U.S. District Judge Alison Nathan has issued the long-awaited injunction over Aereo, the upstart service that once promised to pry open the delivery of television signals so that customers could access the major networks on digital devices.
In a ruling on Thursday, she writes that “in light of the Supreme Court’s holding, Plaintiffs have demonstrated a likelihood of success on the merits, and Aereo has not demonstrated a likelihood of success on the merits of its novel affirmative defenses.”
The injunction enjoins Aereo from “streaming, transmitting, retransmitting, or otherwise publicly performing any Copyrighted Program over the Internet (through websites such as aereo.com), or by means of any device or process throughout the United States of America, while the Copyrighted Programming is still being broadcast.”
That’s mostly what the TV broadcasters were hoping to get after Supreme Court Justice Stephen Breyer offered a majority opinion last June that held that Aereo’s system of capturing over-the-air TV signals and relaying individual copies of programming to its subscribers constituted a violation of public performance rights.
However, in adding the clause, “while the Copyrighted Programming is still being broadcast,” Judge Nathan addresses the sensitive issue of whether Aereo can still operate by delivering time-shifted programming. The scope of the injunction was the biggest bit of drama emanating from a hearing on October 15 where the judge considered arguments by the parties. Aereo’s attorney urged Judge Nathan to come to the conclusion that the Supreme Court hadn’t overruled Cablevision — a Second Circuit ruling on the topic of remote DVR — with respect to the delivery of delayed recordings captured by the defendant’s antennas.
“There may be both factual and legal nuances unique to fully time-shifted retransmission that have not been fleshed out that may influence this Court’s application of the Supreme Court’s holding to what is essentially the remote DVR aspect of Aereo’s operations,” Judge Nathan writes in her opinion. “Therefore, while Plaintiffs may have a viable argument that even Aereo’s fully time-shifted retransmission of Plaintiffs’ copyrighted works violates Plaintiffs’ public performance right, the Court will not reach the issue at this preliminary stage of the litigation. Plaintiffs will be held to their earlier decision, strategic or otherwise, to seek a preliminary injunction limited in scope to enjoining retransmission of their copyrighted works while the works are still being broadcast.”
The judge then offers more clarity on what she intends with the injunction.
“Likewise, Aereo cannot limit the scope of the preliminary injunction to anything short of the complete airing of the broadcast despite its contention at oral argument that the Supreme Court intended ‘near-live retransmission’ to mean something less than a ten-minute delay.”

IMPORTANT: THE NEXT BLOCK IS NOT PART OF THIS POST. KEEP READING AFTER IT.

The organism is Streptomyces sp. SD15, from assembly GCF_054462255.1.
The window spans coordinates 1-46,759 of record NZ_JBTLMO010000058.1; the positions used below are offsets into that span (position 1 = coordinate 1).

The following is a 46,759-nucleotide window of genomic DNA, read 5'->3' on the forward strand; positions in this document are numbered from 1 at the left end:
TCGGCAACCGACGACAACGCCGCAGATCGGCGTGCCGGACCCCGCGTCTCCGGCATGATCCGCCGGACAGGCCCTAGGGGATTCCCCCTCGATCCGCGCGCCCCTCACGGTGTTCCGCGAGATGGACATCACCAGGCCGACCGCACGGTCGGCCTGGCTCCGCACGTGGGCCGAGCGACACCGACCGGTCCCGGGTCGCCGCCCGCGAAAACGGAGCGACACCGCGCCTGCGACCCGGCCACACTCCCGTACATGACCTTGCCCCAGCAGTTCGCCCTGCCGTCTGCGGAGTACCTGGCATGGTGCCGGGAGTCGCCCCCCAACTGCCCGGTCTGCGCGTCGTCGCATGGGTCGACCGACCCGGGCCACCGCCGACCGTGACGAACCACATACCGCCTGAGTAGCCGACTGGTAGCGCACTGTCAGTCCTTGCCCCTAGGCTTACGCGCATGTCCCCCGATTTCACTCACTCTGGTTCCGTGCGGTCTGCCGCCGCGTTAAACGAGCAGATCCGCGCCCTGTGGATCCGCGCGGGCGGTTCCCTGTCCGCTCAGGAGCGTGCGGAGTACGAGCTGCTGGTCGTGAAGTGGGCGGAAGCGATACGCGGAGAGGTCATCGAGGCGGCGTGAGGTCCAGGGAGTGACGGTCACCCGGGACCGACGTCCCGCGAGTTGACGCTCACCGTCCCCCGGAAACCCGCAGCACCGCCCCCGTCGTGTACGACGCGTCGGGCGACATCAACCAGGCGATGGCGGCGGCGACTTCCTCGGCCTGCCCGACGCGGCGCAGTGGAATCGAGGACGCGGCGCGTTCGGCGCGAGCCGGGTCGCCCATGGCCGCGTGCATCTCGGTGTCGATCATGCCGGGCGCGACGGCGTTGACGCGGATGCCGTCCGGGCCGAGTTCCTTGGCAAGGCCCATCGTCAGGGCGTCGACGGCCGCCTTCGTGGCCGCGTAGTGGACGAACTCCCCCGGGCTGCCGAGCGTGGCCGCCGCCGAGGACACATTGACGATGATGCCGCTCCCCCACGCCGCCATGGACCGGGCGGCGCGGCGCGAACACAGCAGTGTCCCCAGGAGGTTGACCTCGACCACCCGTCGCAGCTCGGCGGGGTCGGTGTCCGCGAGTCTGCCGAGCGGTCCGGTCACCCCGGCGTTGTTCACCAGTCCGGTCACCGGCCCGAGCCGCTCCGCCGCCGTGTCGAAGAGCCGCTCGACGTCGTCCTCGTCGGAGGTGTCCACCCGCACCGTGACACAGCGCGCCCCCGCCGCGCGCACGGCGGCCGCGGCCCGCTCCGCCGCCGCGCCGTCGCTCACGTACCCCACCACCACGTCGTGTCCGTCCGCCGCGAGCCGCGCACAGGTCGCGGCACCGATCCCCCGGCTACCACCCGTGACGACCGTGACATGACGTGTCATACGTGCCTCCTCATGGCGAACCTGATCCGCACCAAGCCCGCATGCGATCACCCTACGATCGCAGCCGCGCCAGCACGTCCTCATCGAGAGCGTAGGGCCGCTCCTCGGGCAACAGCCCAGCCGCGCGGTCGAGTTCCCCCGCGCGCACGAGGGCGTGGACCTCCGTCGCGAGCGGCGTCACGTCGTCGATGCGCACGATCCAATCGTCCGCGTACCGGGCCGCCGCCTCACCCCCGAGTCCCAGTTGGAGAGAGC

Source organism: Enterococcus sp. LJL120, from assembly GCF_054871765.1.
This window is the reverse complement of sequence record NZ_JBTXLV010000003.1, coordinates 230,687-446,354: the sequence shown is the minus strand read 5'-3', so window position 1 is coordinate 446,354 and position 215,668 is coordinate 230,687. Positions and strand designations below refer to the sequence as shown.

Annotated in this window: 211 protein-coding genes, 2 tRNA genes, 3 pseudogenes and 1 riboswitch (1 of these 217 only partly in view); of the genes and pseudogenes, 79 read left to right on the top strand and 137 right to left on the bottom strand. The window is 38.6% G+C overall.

Elsewhere in the ruling, Judge Nathan considers Aereo’s argument that since the Supreme Court has likened it to a cable operator, that judgment allows Aereo to make compulsory license payments under Section 111 of the Copyright Act.
“To begin with, Aereo’s argument suffers from the fallacy that simply because an entity performs copyrighted works in a way similar to cable systems it must then be deemed a cable system for all other purposes of the Copyright Act,” the judge responds.
Judge Nathan sees a difference between a service that is like a cable system and a service that is a cable system. She looks at the adoption of the Transmit Clause in 1976, which had the effect of overruling two prior Supreme Court decisions (Fortnightly, Teleprompter), and interprets amendments to copyright law back then as addressing equipment providers that only enhanced viewers’ viewing capabilities. She writes, “Stated simply, while all cable systems may perform publicly, not all entities that perform publicly are necessarily cable systems, and nothing in the Supreme Court’s opinion indicates otherwise.”
She also points to other past cases like one concerning ivi, a company that wished to stream television over the Internet, and while Aereo attempted to articulate how it has been careful to only transmit local rather than national programming, the judge notes that technical safeguards “are easily overridden,” and further, there’s no indication that Congress ever intended to extend the Section 111 compulsory license to cover internet retransmission services.
Finally, the judge waives off Aereo’s argument about being entitled to the safe harbor provisions of the Digital Millennium Copyright Act by knocking the defending for failing to assert how it has satisfied all of the eligibility conditions. She also won’t re-open consideration of her prior finding of irreparable harm tied to the prospect of cord cutting, loss of control over content, and damage to broadcasters’ relationships with their partners.